This picture taken on November 25, 2020 shows Indonesian housewife and forest ranger Sumini, 45, leading a group of women volunteers fighting a David-versus-Goliath battle to stop devastating deforestation and poaching of critically endangered wildlife in the forests where they live, including Sumatran tigers and pangolins in Bener Meriah, Aceh province. (AFP/Chaideer Mahyuddin)
Sumini gets up at dawn to do her household chores -- then leads a team of women into the jungles of Indonesia's Sumatra island, on a mission to battle rampant deforestation and wildlife poaching.
The 45-year-old mother of five heads a unique team of female rangers taking on illegal loggers and hunters threatening Sumatran tigers, pangolins and other at-risk wildlife.
The culprits are mostly men, including neighbors or even the husbands of team members, who live together in Damaran Baru village in the north of Sumatra.
Along the way, the 30-member team grapples with sexist stereotypes in ultra-conservative Aceh province, and authorities who are indifferent to the environmental destruction wrought by illegal logging and land clearance for the region's many coffee plantations.
Deforestation and habitat loss have long been a problem across the vast Southeast Asian archipelago, which is among the most biodiverse nations on Earth.
"The forest has always been associated with men," said Sumini, who like many Indonesians goes by one name.
"But we want to change that and say it's also about women. Women who are angry about environmental destruction and who are taking action to fix the problem."
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The group, which now includes one of Sumini's sons and his wife, got its start in 2015 after a flash flood destroyed a dozen houses in the community of about 1,000 residents.
Sumini's husband relented after repeated demands that he show her why so much wood and debris was mixed in with the floodwaters barreling down from a nearby volcano.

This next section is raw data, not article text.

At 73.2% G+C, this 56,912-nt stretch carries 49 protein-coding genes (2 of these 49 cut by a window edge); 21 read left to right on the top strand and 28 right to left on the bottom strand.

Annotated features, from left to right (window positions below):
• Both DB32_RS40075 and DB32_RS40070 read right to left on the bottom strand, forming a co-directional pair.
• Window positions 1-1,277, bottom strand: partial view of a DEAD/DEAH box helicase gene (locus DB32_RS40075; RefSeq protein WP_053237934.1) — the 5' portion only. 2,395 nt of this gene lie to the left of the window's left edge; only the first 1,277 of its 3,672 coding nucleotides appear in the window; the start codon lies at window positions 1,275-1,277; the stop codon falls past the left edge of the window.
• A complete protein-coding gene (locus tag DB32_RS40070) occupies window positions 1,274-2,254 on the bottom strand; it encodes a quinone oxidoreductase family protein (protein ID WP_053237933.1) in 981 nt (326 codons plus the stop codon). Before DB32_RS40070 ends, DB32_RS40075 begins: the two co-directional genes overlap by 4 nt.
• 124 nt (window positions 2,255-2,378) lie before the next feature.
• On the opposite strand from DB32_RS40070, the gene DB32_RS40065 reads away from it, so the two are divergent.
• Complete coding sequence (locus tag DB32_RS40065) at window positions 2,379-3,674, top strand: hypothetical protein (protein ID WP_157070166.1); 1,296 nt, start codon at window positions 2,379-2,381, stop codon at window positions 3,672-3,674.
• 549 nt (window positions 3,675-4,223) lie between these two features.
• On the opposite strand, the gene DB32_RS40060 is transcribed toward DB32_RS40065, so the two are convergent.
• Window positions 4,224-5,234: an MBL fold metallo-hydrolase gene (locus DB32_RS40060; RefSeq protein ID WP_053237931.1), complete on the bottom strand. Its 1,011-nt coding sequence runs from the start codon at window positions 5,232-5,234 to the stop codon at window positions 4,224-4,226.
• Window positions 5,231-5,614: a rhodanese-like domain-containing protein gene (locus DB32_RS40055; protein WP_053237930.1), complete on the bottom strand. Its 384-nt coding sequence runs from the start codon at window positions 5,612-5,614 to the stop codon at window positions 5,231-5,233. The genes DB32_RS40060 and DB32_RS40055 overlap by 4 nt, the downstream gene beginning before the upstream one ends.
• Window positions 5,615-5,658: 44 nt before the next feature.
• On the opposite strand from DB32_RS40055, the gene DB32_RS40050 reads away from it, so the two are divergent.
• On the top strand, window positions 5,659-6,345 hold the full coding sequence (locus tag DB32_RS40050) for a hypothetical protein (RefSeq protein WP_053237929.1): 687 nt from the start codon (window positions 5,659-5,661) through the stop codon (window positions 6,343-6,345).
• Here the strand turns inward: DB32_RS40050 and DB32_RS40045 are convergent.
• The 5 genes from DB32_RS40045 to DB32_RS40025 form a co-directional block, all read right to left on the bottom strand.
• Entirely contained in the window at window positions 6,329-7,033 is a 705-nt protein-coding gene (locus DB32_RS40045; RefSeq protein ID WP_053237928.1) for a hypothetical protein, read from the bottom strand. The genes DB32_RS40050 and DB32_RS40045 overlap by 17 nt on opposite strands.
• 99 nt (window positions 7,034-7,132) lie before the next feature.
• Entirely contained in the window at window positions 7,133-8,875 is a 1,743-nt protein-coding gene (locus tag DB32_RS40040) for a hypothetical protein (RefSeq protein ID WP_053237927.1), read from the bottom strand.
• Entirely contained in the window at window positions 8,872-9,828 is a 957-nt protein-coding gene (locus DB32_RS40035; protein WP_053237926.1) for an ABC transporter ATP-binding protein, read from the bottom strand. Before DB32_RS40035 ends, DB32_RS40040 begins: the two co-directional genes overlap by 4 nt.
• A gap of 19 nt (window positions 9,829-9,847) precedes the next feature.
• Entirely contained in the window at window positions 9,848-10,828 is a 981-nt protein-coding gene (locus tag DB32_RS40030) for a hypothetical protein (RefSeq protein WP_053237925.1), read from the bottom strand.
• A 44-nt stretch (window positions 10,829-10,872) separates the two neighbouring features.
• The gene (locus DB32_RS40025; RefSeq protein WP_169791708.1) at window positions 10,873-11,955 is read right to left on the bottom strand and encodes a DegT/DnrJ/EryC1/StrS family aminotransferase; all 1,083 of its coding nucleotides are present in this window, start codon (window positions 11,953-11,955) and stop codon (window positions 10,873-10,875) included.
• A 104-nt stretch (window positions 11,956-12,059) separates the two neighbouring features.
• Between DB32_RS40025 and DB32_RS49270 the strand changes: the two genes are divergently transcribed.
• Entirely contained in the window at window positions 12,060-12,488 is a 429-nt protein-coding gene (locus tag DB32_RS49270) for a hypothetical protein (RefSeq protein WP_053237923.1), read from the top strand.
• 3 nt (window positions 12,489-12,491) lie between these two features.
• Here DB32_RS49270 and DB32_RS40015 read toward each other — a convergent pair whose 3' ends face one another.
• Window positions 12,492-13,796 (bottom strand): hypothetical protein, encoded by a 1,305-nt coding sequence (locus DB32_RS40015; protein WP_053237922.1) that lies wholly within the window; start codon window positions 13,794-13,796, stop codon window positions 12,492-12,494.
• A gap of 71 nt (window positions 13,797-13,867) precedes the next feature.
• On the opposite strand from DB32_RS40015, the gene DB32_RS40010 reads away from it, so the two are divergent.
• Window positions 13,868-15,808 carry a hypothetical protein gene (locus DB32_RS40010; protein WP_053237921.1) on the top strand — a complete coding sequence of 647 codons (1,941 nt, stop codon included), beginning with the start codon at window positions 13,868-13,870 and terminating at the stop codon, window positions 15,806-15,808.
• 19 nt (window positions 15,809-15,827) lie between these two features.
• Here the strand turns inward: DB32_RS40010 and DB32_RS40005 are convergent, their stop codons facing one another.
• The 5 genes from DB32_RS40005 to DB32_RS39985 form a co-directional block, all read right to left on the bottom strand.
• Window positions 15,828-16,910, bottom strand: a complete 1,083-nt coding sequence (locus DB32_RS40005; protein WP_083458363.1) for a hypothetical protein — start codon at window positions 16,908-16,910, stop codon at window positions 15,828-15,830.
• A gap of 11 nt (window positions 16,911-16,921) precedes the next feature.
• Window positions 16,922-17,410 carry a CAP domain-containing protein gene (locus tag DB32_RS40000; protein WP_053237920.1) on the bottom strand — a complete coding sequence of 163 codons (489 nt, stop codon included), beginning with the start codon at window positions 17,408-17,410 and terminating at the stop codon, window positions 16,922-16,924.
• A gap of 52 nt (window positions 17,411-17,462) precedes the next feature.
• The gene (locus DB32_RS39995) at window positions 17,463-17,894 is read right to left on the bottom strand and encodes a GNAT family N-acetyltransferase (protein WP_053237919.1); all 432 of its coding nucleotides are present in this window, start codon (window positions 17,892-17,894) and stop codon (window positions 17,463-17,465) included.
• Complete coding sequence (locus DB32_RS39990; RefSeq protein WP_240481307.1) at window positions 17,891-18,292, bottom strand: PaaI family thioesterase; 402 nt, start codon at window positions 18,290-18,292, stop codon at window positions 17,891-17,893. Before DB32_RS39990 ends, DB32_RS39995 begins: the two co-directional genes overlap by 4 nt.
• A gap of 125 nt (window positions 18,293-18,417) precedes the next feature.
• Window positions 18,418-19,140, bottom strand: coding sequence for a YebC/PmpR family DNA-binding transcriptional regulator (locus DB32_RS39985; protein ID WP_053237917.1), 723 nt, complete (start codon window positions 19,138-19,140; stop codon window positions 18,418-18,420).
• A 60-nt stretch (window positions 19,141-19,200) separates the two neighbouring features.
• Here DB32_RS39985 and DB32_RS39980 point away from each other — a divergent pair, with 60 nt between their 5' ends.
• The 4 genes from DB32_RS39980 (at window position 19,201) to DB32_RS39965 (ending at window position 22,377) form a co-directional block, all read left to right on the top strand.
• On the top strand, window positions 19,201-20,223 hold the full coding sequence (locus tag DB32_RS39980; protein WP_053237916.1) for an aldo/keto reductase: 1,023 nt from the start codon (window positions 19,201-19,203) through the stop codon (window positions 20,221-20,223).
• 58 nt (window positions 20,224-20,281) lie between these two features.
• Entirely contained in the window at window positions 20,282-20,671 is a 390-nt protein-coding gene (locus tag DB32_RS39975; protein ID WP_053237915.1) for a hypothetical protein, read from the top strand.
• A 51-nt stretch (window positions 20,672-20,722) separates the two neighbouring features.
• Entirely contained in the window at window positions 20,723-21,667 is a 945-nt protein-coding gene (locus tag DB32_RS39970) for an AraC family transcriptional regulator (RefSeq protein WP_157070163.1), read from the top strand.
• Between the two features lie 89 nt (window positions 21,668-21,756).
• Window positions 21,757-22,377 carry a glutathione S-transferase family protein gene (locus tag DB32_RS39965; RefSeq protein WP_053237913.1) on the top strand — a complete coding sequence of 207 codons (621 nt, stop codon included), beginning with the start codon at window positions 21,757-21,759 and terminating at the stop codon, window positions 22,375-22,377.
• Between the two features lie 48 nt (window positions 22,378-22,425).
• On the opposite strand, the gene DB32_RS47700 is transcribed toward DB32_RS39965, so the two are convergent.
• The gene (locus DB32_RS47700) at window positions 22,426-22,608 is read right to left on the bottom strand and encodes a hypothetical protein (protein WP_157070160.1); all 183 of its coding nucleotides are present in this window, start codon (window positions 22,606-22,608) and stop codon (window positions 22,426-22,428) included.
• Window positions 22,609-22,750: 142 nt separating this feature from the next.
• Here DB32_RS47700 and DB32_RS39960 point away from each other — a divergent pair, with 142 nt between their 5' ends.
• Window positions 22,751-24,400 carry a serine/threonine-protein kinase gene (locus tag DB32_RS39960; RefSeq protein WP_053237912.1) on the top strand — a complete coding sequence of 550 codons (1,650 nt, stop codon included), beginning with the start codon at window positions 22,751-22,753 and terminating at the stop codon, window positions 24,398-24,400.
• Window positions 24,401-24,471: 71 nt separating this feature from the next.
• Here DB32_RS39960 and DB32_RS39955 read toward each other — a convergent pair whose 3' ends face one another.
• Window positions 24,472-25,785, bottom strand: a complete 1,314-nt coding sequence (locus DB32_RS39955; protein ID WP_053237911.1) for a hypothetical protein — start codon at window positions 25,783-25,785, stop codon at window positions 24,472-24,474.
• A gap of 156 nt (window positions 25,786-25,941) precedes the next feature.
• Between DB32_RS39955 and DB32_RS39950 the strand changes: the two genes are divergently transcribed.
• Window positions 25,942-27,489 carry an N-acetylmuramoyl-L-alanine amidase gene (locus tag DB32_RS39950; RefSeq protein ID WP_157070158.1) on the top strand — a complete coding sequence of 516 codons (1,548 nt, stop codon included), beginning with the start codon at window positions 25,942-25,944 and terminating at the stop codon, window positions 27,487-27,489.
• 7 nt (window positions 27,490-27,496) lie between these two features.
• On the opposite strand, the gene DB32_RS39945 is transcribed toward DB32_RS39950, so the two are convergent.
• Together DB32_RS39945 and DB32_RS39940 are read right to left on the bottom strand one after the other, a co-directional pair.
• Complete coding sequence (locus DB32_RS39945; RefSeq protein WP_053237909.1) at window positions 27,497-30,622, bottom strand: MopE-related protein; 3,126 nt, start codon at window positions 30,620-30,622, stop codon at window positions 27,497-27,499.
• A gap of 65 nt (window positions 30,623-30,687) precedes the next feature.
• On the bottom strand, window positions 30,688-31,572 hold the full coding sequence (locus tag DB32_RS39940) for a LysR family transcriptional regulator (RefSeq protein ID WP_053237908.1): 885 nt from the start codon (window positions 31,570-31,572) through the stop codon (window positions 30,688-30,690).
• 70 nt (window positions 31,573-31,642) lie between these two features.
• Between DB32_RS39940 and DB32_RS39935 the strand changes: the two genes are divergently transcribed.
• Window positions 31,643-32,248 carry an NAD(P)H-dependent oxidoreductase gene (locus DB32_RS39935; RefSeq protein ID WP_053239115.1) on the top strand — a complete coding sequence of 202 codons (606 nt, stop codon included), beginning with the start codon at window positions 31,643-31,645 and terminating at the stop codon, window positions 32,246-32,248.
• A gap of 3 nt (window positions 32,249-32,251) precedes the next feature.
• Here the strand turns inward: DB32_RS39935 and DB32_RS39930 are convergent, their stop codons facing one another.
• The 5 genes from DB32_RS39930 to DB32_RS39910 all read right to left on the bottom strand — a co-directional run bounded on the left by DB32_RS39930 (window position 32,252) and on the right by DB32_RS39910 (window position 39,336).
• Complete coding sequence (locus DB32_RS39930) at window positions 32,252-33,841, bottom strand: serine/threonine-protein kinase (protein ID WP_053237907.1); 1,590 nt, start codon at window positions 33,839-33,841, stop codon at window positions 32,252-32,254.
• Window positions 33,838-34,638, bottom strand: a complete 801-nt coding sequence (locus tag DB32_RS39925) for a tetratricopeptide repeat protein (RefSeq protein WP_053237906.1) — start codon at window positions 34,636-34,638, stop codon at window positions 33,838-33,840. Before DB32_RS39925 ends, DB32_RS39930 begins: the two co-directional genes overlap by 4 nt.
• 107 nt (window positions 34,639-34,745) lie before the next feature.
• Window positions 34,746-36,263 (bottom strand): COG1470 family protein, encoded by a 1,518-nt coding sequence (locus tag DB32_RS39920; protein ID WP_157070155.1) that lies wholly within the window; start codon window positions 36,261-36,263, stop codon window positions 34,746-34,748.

"When we got there, I saw the mountain had been deforested," she said.
"I said to my husband 'Well, so this is the reason. The forest has been destroyed by men.' I was so angry that, from that moment on, I told myself I'd take on the role of protecting the forest."
The fledgling squad got no help from authorities when they complained about hillsides scarred by tree loss.
"They thought we made it up. That is why we established the team," Sumini said.
Twice a month, the hijab-clad women strap on floppy hats and rubber boots before setting off for about five days at a time, navigating the steep, mountainous terrain.
They search for signs of poaching and logging, remove animal traps, document endemic wildlife and plant species and post signs warning against illegal activity, which they report to government authorities.
The group also tracks evidence of deforestation and replants trees by the thousands, with the help of more volunteers.
But initially, they didn't get a warm welcome in Aceh.
It is the only region in Muslim-majority Indonesia to impose sharia law, violations of which can be punished by public flogging.
"People had this image that women might engage in immoral acts in the forest because we usually have a man with us as a guide," Sumini said.
"And some asked: 'Why do we have women protecting the forest? It's none of their business'."
'Mistakes of the past'
But now some former poachers and loggers have become volunteers themselves.
Among them was Bustami, 54, who spent years hunting pangolins, scaly mammals poached for their meat and scales which are prized in traditional Chinese medicine.
"I can't even count the number of pangolins I killed," he said.
"I made a lot of money but it didn't last long.
"Now, I'm protecting the environment as payback for the mistakes of the past."
Joining the team as a guide -- and encouraging other hunters and loggers to quit the trade -- drew ridicule from some men in the village.
"But I'm no longer shy about being led by a team of women because what they are doing for the environment is noble," Bustami said. "I have to support them to fight for the cause."
Squad member Annisa said she's determined to end the sins of the past, including those of her husband who was once jailed for illegal logging.
"Our village would be facing more disasters if the rangers didn't exist," the 40-year-old told AFP.
Annisa's husband Muhammad Saleh, also now part of the group, said he has given up illegal activities.
"I was ashamed that my wife was working to protect the environment and I was destroying it," he said.
"My biggest regret is that some of the wildlife I once hunted can't even be seen in the forest any more."
And villager Aliman's once-skeptical view has evolved too.
"At first I found it weird that women were protecting the forest," he said.
"But that's changed after seeing all the positive contributions that they've made."
The team isn't perfect, however, and arguments do break out.
"Usually we do a mediation to solve any problems," Sumini said.
"But often it's the men arguing with each other on patrol. So if they can't work it out, then the women step in to fix things."
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